DallasCowboys.com Staff Writer
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Tue., Feb. 03, 2015 11:00 AM to 12:00 PM CST
Helman: Let The Youth Handle The Safety Situation
IRVING, Texas – It’s a long-standing joke on this website, as well as plenty of others, that the availability of any well-known player is going to draw fan interest – regardless of plausibility.
From Richard Seymour and Ed Reed last season to DeSean Jackson just this past weekend, if a recognizable name hits the market, someone will want the Cowboys to sign him. People rarely take the depth chart or the salary cap, among other things, into consideration when they ask these questions.
Every now and then, though, a situation arises that actually seems to fit. That was the case Monday afternoon when the news hit that Houston had parted ways with veteran safety Danieal Manning.
Manning, a perennial starter since 2006, was coming off a six-game season that was shortened by a broken clavicle. He was slated to make $4.5 million in the last season of his contract with the Texans, which was apparently more than they were willing to pay. Manning declined to take a pay cut, and the Texans – who signed free agent Chris Clemons on Saturday – decided to release him.
This is where the Cowboys questions come into play, but they actually seem to fit in this case. Before he signed with Houston in 2011, Manning was an All-Pro safety in Chicago and played under Rod Marinelli. Manning played one season under Marinelli’s coaching in 2010, finishing with 72 tackles and a pick for the Bears.
He’d also be relatively affordable. Manning is 31 and he’s coming off an injury that forced him out of 10 games last year. He might be able to find a better deal than what the Texans were willing to offer him on the open market, but he’s certainly not going to break the bank. Money is always an issue worth remembering when considering the Cowboys’ famous cap issues.
If sentimentality is your bag, Manning has some of that going for him, too. He’s a native of Corsicana, Texas, which isn’t quite part of the Metroplex but is a mere 53 minutes away. It’s hardly a stretch to suggest Manning might want to finish up his impressive career near his hometown.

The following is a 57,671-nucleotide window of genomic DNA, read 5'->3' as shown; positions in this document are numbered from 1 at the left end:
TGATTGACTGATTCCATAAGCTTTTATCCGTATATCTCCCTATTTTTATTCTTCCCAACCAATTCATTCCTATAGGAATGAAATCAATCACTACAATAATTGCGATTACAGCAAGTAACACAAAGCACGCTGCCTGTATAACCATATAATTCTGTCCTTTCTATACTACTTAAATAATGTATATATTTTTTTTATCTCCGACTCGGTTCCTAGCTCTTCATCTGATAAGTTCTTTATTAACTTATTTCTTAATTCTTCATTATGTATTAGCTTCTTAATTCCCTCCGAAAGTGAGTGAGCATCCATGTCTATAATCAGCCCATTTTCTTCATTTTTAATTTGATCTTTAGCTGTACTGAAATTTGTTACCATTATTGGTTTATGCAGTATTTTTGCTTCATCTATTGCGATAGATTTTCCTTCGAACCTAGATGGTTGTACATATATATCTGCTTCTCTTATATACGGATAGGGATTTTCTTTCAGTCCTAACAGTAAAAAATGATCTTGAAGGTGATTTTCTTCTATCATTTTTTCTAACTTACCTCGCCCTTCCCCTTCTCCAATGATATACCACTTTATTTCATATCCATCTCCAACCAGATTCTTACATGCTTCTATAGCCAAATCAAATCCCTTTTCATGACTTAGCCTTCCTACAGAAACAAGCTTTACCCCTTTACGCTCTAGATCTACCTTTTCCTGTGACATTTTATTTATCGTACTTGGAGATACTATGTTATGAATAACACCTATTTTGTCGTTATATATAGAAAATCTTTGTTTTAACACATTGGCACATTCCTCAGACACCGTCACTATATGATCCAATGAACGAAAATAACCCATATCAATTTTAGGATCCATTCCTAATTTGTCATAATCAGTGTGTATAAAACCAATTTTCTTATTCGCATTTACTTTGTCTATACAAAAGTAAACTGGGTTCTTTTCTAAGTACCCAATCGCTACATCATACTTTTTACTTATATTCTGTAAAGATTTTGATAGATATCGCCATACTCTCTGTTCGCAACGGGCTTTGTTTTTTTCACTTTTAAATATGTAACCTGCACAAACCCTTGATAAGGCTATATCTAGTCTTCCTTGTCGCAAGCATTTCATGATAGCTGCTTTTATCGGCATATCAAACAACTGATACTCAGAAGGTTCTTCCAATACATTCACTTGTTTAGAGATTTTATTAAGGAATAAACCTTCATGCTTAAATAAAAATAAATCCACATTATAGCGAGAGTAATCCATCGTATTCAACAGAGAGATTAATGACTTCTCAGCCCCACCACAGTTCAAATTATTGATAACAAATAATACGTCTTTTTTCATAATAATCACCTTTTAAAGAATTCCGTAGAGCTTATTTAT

So, yeah, it’s a move that would make a lot of sense for a lot of reasons. The Cowboys have famously been hunting for a productive safety for years, and the disappointing rookie campaigns of Jeff Heath and J.J. Wilcox left a bad taste in a lot of fans’ mouths.
Manning could at the very least provide some depth to the position, or he could crank out another few years of high level safety play while the youngsters learn the ropes.
Now, having said all of that, I don’t think it’s a signing the Cowboys need to make. We’ve seen that plan before, most recently in the addition of Will Allen during free agency last spring. It didn’t work out, and Allen was eventually replaced by the rookies he was intended to lead.
Granted, Manning is a much more established and successful starter than Allen. Manning has appeared in 112 games, starting 91. He’s started 10 or more games in six of his eight pro seasons.
That’s not really the point, though. Bringing in another veteran just seems like it’d slow whatever progress the young safeties – particularly Wilcox – are going to make. The Cowboys invested a pretty high draft pick in the Georgia Southern standout. His rookie season wasn’t amazing by any means, but he showed flashes of playmaking ability.
It’s easy to think back to his struggles, and Heath’s, and want to look elsewhere, but a stopgap veteran who will play a season, maybe two, doesn’t seem like the answer. You might as well find out what you’ve got in your youth movement.
Signing a low-cost free agent or drafting a safety might be a good idea if you want to foster competition. But for the longterm future of the defense, you might as well see what you’ve got.